3. Serpentine Gallery. Take a relaxing stroll through Hyde Park (ie: don’t take a taxi!) to reach one of my favourites. The exhibitions, usually monographic, are invariably interesting and well-curated. An excellent Wolfgang Tillmans exhibition is on until the 19th September 2010. And then there is the pavilion to enjoy – this year Jean Nouvel’s red construction makes an uneasy contrast to the green of the park!
2. Courtauld Gallery. Step a few yards off the hustle and bustle of the Strand in to an oasis of calm. A must-visit gallery that is often overlooked. Go to see the amazing Impressionist and Post-Impressionist works as well as their Fauvist, Bloomsbury and German Expressionist collections – and much much more. And dont forget the cafe.
1.Estorick Collection. A delight. A north london townhouse in a peaceful back street holds a fine collection of Italian 2oth century art. The futurist works are especially good and there is always an interesting temporary exhibition. Coming up is Against Mussolini on the 22 September 2010. I hardly need to add that they do a great cappuccino.
12 August 2010 § Leave a comment
A previous post on Harry Hill the Idea Generation Gallery briefly discussed the term outsider art. This was mainly in respect to some basic ‘outsider’ credentials of Hill’s work. In retrospect however the term is rather difficult to use so briefly and I have been itching to expand on this brief mention, but focusing on contemporary art and adding traditional crafts into the mix.
This is not an overview of ‘outsider’ art since the terms attached to it are so broad, have been so widely misused and applied in a casual manner. Outsider, Naive, Folk, Visionary, Neuve Invention, Art Brut, Marginal, Intuitive are all variously used in connection with it, and have been used in varying ways in different places. Raw Vision has done a good job of definition on their website, even if the terms are frequently misused elsewhere.
Most interesting to me is the steady resurgence in interest not only in the more ‘traditional’ definition of this art but its latest incarnation within recent contemporary art. The deeply unfashionable nature of the naive/folk/craft tradition within the post-war art scene was especially attractive as a basis for rebellion for some British artists of the 1990’s. The award of the Turner Prize to Grayson Perry in 2003 brought this theme to the fore and, despite her disgust at the award to Perry, Tracey Emin’s wall-hangings and tent also betray the same craft origins.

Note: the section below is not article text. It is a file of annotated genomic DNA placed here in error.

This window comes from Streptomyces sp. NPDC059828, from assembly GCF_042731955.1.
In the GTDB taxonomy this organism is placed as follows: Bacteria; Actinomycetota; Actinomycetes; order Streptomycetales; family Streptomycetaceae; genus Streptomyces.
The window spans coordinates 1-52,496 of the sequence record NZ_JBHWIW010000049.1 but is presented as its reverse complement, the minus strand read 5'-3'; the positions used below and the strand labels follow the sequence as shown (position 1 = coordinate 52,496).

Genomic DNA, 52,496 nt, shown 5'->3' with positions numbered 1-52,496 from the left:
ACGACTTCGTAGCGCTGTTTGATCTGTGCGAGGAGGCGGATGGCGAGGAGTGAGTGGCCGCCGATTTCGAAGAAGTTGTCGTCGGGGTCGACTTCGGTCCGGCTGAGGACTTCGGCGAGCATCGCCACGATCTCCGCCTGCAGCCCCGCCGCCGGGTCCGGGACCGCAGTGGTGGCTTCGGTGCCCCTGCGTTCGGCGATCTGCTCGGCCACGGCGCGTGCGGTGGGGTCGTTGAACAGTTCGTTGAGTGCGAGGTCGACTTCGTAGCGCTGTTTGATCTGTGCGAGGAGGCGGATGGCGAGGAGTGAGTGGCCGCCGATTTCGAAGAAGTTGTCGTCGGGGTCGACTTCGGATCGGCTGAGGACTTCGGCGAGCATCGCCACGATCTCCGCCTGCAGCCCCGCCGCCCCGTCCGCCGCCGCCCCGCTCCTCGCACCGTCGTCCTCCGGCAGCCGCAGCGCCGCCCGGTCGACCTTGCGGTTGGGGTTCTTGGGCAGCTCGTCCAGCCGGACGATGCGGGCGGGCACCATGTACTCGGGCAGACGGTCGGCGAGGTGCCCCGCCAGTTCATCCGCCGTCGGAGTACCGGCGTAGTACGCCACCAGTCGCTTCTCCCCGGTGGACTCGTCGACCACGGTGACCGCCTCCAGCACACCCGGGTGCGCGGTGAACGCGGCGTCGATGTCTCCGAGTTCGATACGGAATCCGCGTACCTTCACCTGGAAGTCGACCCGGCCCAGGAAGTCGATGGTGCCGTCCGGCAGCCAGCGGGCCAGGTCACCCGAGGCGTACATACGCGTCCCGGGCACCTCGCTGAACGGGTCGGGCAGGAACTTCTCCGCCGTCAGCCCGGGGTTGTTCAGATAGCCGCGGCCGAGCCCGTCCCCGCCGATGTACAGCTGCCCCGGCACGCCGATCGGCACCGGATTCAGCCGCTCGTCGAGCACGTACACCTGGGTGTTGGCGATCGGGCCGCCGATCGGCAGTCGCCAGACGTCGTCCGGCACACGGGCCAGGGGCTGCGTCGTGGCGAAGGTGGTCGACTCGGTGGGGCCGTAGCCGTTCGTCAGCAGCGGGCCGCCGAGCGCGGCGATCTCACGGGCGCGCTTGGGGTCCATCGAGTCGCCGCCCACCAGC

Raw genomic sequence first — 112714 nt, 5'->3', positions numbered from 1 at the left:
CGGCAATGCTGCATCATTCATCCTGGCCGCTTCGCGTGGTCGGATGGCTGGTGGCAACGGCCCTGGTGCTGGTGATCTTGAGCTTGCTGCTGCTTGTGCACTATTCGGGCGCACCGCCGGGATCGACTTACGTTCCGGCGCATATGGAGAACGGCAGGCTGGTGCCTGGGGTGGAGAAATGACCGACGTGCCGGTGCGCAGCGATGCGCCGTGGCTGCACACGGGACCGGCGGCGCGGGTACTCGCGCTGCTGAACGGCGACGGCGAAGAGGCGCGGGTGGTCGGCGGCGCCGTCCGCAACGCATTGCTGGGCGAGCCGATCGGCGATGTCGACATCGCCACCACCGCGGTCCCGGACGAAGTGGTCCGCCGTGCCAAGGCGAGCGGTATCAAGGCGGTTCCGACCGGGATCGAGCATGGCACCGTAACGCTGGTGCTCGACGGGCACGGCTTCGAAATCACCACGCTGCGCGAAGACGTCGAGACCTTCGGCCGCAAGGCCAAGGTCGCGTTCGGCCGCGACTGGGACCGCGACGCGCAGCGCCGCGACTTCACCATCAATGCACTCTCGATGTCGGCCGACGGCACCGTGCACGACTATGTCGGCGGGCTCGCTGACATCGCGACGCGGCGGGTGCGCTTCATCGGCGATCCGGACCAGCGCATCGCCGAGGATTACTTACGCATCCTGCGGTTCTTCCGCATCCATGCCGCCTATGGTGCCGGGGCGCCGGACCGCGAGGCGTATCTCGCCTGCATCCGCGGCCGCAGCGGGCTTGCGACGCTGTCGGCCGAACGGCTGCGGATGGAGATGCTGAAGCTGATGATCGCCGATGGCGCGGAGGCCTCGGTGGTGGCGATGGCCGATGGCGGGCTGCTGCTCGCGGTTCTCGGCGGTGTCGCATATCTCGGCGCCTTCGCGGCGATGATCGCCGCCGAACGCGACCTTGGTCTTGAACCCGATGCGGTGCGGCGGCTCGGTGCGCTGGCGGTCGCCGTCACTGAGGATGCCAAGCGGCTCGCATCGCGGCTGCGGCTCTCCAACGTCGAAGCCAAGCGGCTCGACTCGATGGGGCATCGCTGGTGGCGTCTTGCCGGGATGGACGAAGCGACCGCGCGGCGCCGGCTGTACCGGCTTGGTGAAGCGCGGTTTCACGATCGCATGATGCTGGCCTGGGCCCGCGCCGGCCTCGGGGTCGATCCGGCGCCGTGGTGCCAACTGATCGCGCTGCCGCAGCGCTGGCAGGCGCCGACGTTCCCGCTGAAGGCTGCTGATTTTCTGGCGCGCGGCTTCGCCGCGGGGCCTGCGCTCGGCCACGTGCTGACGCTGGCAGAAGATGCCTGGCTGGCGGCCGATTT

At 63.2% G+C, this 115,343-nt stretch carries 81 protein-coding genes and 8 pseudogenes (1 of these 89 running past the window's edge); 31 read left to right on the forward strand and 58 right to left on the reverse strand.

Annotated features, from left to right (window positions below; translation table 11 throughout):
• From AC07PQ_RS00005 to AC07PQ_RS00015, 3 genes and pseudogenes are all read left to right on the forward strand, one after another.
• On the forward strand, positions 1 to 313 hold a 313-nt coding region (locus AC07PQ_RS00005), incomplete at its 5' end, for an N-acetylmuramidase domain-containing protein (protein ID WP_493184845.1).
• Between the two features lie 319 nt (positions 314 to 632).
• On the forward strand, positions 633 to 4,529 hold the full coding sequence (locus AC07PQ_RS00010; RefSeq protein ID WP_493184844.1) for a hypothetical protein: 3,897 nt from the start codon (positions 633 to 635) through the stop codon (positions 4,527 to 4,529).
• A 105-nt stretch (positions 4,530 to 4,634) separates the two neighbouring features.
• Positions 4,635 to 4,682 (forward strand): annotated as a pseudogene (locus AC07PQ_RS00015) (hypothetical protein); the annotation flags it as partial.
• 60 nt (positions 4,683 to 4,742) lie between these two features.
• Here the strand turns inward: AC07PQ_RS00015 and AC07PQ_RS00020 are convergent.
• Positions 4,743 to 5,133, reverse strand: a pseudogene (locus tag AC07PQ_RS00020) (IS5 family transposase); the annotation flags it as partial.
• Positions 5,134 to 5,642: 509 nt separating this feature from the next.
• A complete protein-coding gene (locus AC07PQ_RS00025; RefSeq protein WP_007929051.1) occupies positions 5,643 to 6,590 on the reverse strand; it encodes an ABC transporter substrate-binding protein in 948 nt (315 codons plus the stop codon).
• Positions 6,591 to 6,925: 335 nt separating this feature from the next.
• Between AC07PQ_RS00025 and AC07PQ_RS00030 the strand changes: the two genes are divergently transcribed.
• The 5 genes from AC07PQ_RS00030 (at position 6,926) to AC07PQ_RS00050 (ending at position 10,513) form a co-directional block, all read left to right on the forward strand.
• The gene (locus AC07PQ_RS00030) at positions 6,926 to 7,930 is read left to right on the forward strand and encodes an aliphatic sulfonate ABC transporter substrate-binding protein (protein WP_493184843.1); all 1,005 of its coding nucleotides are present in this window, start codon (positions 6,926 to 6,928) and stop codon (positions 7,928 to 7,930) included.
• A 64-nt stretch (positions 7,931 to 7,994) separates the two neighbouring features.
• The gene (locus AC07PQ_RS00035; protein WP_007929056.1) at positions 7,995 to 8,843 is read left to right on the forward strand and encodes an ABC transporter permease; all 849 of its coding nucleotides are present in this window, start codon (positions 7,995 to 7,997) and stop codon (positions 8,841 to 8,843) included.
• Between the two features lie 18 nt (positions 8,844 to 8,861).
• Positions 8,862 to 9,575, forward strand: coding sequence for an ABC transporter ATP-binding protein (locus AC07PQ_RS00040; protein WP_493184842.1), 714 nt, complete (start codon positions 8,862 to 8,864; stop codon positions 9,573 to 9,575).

Harry Hill has already been discussed and there are many other artists that could be added to the list of those who draw on, or are inspired by the same traditions. In particular are those painters of ‘amateurish’ style whose star has been on the ascendant in recent years. Coming to mind immediately is Alice Neel (above) with her current retrospective at the Whitechapel. Neel uses a casual style to portray the famous as well as marginalised and vulnerable of society – immigrants, children and the elderly. The title of the exhibition, Painted Truths, demonstarates the widely held view that this more natural ‘folksy’ style somehow allows Neel a deeper psychological insight in to he mind of the sitter. The portraits cerainly reveal a fragility and the paintings are delicate and sensitive. Interestingly Neel herself led a troubled life which included mental breakdown and attempted suicide.
Karen Kilimnik’s loose and ‘awkward’ style, is outwardly similar although she paints not from life but using appropriated images of celebrity. She is currently showing at Sprueth Magers, London. Elizabeth Peyton paints small, intense and colourful portraits of friends, celebrity and monarchy. Like Kilimnik and Neel she has found broader acceptance only since the 1990’s. More recently there are artists like Ryan Mosley who combines multiple traditions to create mysterious quasi-mystical worlds and Lynette Boakye who produces naive and dark portrait of imaginary characters, have also appeared on the scene amongst many more.
None of this adds up to a movement, and many of the artists have of course been successful and well established for many years. Nevertheless the trend is there for all to see – the Whitechapel has had major shows featuring Neel and Peyton in the last twelve months, Kilimnik was at the Serpentine a couple of years back and features in the current Saatchi imagazine, which also includes a substantial article entitled ‘The Folk Spirit in Contemporary Art’. Last but not least, the subject of the original posting, Harry Hill manages a few pages in the latest isue of Tate etc. I could mention many more artists and more exhibitions, but it is clear that the influence of these traditional and ‘outsider’ styles is here to stay – at least for a while yet with investment in this area less speculative and more reliable.
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- Alice Neel: Painted Truths at the Whitechapel Gallery, review (telegraph.co.uk)